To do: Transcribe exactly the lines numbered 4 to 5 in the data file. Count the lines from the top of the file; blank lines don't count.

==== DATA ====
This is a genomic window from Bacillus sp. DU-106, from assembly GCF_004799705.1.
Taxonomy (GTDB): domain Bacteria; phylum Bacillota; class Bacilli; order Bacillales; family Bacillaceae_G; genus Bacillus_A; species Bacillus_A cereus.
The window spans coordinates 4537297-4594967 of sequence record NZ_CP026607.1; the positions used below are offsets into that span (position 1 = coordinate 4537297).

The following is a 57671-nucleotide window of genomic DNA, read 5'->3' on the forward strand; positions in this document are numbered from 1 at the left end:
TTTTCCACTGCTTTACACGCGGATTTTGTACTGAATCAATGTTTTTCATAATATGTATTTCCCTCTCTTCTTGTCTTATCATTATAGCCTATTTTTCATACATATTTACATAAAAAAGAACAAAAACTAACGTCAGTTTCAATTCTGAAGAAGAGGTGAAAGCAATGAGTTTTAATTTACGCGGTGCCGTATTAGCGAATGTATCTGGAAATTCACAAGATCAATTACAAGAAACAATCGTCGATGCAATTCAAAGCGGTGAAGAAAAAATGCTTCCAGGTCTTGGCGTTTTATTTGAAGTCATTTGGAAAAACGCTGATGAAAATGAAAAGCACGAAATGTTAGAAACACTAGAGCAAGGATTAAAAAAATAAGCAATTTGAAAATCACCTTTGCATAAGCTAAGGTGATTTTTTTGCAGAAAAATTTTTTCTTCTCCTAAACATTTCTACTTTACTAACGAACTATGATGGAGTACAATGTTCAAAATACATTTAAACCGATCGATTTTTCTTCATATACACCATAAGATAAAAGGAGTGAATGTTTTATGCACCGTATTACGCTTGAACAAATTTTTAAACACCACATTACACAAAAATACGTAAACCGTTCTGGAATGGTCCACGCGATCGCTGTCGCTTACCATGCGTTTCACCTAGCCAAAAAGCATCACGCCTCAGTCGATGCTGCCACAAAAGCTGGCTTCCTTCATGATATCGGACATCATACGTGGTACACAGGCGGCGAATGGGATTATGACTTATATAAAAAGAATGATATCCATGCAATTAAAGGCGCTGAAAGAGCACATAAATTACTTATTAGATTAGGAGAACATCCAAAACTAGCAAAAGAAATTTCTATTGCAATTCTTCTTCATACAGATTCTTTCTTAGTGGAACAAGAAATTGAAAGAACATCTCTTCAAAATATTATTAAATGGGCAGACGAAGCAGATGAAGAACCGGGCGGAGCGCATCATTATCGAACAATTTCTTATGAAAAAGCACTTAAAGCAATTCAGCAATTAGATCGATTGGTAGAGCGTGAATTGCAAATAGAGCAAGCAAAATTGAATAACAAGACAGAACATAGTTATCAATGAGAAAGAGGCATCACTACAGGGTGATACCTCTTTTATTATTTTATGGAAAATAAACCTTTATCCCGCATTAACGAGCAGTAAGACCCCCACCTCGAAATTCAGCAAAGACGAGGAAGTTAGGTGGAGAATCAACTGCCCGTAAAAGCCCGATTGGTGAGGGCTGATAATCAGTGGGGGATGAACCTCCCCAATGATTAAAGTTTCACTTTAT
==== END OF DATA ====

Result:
The following is a 57671-nucleotide window of genomic DNA, read 5'->3' on the forward strand; positions in this document are numbered from 1 at the left end:
TTTTCCACTGCTTTACACGCGGATTTTGTACTGAATCAATGTTTTTCATAATATGTATTTCCCTCTCTTCTTGTCTTATCATTATAGCCTATTTTTCATACATATTTACATAAAAAAGAACAAAAACTAACGTCAGTTTCAATTCTGAAGAAGAGGTGAAAGCAATGAGTTTTAATTTACGCGGTGCCGTATTAGCGAATGTATCTGGAAATTCACAAGATCAATTACAAGAAACAATCGTCGATGCAATTCAAAGCGGTGAAGAAAAAATGCTTCCAGGTCTTGGCGTTTTATTTGAAGTCATTTGGAAAAACGCTGATGAAAATGAAAAGCACGAAATGTTAGAAACACTAGAGCAAGGATTAAAAAAATAAGCAATTTGAAAATCACCTTTGCATAAGCTAAGGTGATTTTTTTGCAGAAAAATTTTTTCTTCTCCTAAACATTTCTACTTTACTAACGAACTATGATGGAGTACAATGTTCAAAATACATTTAAACCGATCGATTTTTCTTCATATACACCATAAGATAAAAGGAGTGAATGTTTTATGCACCGTATTACGCTTGAACAAATTTTTAAACACCACATTACACAAAAATACGTAAACCGTTCTGGAATGGTCCACGCGATCGCTGTCGCTTACCATGCGTTTCACCTAGCCAAAAAGCATCACGCCTCAGTCGATGCTGCCACAAAAGCTGGCTTCCTTCATGATATCGGACATCATACGTGGTACACAGGCGGCGAATGGGATTATGACTTATATAAAAAGAATGATATCCATGCAATTAAAGGCGCTGAAAGAGCACATAAATTACTTATTAGATTAGGAGAACATCCAAAACTAGCAAAAGAAATTTCTATTGCAATTCTTCTTCATACAGATTCTTTCTTAGTGGAACAAGAAATTGAAAGAACATCTCTTCAAAATATTATTAAATGGGCAGACGAAGCAGATGAAGAACCGGGCGGAGCGCATCATTATCGAACAATTTCTTATGAAAAAGCACTTAAAGCAATTCAGCAATTAGATCGATTGGTAGAGCGTGAATTGCAAATAGAGCAAGCAAAATTGAATAACAAGACAGAACATAGTTATCAATGAGAAAGAGGCATCACTACAGGGTGATACCTCTTTTATTATTTTATGGAAAATAAACCTTTATCCCGCATTAACGAGCAGTAAGACCCCCACCTCGAAATTCAGCAAAGACGAGGAAGTTAGGTGGAGAATCAACTGCCCGTAAAAGCCCGATTGGTGAGGGCTGATAATCAGTGGGGGATGAACCTCCCCAATGATTAAAGTTTCACTTTAT